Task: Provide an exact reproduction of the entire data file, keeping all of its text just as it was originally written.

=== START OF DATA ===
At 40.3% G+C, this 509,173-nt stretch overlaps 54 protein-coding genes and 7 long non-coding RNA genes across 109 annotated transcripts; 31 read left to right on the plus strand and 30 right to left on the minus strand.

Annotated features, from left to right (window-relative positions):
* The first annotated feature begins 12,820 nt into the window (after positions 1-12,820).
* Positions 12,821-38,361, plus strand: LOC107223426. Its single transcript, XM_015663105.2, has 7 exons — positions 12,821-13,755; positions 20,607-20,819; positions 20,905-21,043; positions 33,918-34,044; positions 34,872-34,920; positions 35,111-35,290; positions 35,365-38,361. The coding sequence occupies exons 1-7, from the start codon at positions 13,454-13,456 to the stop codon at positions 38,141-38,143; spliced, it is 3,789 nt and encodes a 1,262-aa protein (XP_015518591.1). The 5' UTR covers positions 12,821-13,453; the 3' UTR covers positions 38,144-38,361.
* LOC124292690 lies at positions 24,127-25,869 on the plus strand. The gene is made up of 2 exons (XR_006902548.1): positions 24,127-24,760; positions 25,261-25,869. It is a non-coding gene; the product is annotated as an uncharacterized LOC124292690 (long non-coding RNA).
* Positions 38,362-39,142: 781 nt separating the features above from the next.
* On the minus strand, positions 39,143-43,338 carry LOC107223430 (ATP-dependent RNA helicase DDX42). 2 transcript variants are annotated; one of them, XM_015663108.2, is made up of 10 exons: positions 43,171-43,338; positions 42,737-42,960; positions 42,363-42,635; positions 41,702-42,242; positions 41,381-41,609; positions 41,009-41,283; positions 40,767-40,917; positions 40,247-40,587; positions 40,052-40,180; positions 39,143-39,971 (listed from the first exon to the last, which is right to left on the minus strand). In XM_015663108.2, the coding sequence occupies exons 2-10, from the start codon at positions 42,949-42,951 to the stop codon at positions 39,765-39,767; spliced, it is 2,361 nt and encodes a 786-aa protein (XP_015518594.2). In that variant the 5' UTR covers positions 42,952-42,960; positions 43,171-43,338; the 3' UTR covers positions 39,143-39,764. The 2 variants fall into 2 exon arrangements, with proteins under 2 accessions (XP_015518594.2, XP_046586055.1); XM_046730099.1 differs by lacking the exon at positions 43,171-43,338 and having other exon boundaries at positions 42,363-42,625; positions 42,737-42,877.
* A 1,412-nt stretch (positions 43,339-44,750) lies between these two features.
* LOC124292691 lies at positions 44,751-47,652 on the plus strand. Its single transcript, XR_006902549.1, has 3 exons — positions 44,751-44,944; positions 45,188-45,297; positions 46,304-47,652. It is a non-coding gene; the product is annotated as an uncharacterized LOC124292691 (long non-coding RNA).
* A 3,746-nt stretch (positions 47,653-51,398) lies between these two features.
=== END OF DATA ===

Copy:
At 40.3% G+C, this 509,173-nt stretch overlaps 54 protein-coding genes and 7 long non-coding RNA genes across 109 annotated transcripts; 31 read left to right on the plus strand and 30 right to left on the minus strand.

Annotated features, from left to right (window-relative positions):
* The first annotated feature begins 12,820 nt into the window (after positions 1-12,820).
* Positions 12,821-38,361, plus strand: LOC107223426. Its single transcript, XM_015663105.2, has 7 exons — positions 12,821-13,755; positions 20,607-20,819; positions 20,905-21,043; positions 33,918-34,044; positions 34,872-34,920; positions 35,111-35,290; positions 35,365-38,361. The coding sequence occupies exons 1-7, from the start codon at positions 13,454-13,456 to the stop codon at positions 38,141-38,143; spliced, it is 3,789 nt and encodes a 1,262-aa protein (XP_015518591.1). The 5' UTR covers positions 12,821-13,453; the 3' UTR covers positions 38,144-38,361.
* LOC124292690 lies at positions 24,127-25,869 on the plus strand. The gene is made up of 2 exons (XR_006902548.1): positions 24,127-24,760; positions 25,261-25,869. It is a non-coding gene; the product is annotated as an uncharacterized LOC124292690 (long non-coding RNA).
* Positions 38,362-39,142: 781 nt separating the features above from the next.
* On the minus strand, positions 39,143-43,338 carry LOC107223430 (ATP-dependent RNA helicase DDX42). 2 transcript variants are annotated; one of them, XM_015663108.2, is made up of 10 exons: positions 43,171-43,338; positions 42,737-42,960; positions 42,363-42,635; positions 41,702-42,242; positions 41,381-41,609; positions 41,009-41,283; positions 40,767-40,917; positions 40,247-40,587; positions 40,052-40,180; positions 39,143-39,971 (listed from the first exon to the last, which is right to left on the minus strand). In XM_015663108.2, the coding sequence occupies exons 2-10, from the start codon at positions 42,949-42,951 to the stop codon at positions 39,765-39,767; spliced, it is 2,361 nt and encodes a 786-aa protein (XP_015518594.2). In that variant the 5' UTR covers positions 42,952-42,960; positions 43,171-43,338; the 3' UTR covers positions 39,143-39,764. The 2 variants fall into 2 exon arrangements, with proteins under 2 accessions (XP_015518594.2, XP_046586055.1); XM_046730099.1 differs by lacking the exon at positions 43,171-43,338 and having other exon boundaries at positions 42,363-42,625; positions 42,737-42,877.
* A 1,412-nt stretch (positions 43,339-44,750) lies between these two features.
* LOC124292691 lies at positions 44,751-47,652 on the plus strand. Its single transcript, XR_006902549.1, has 3 exons — positions 44,751-44,944; positions 45,188-45,297; positions 46,304-47,652. It is a non-coding gene; the product is annotated as an uncharacterized LOC124292691 (long non-coding RNA).
* A 3,746-nt stretch (positions 47,653-51,398) lies between these two features.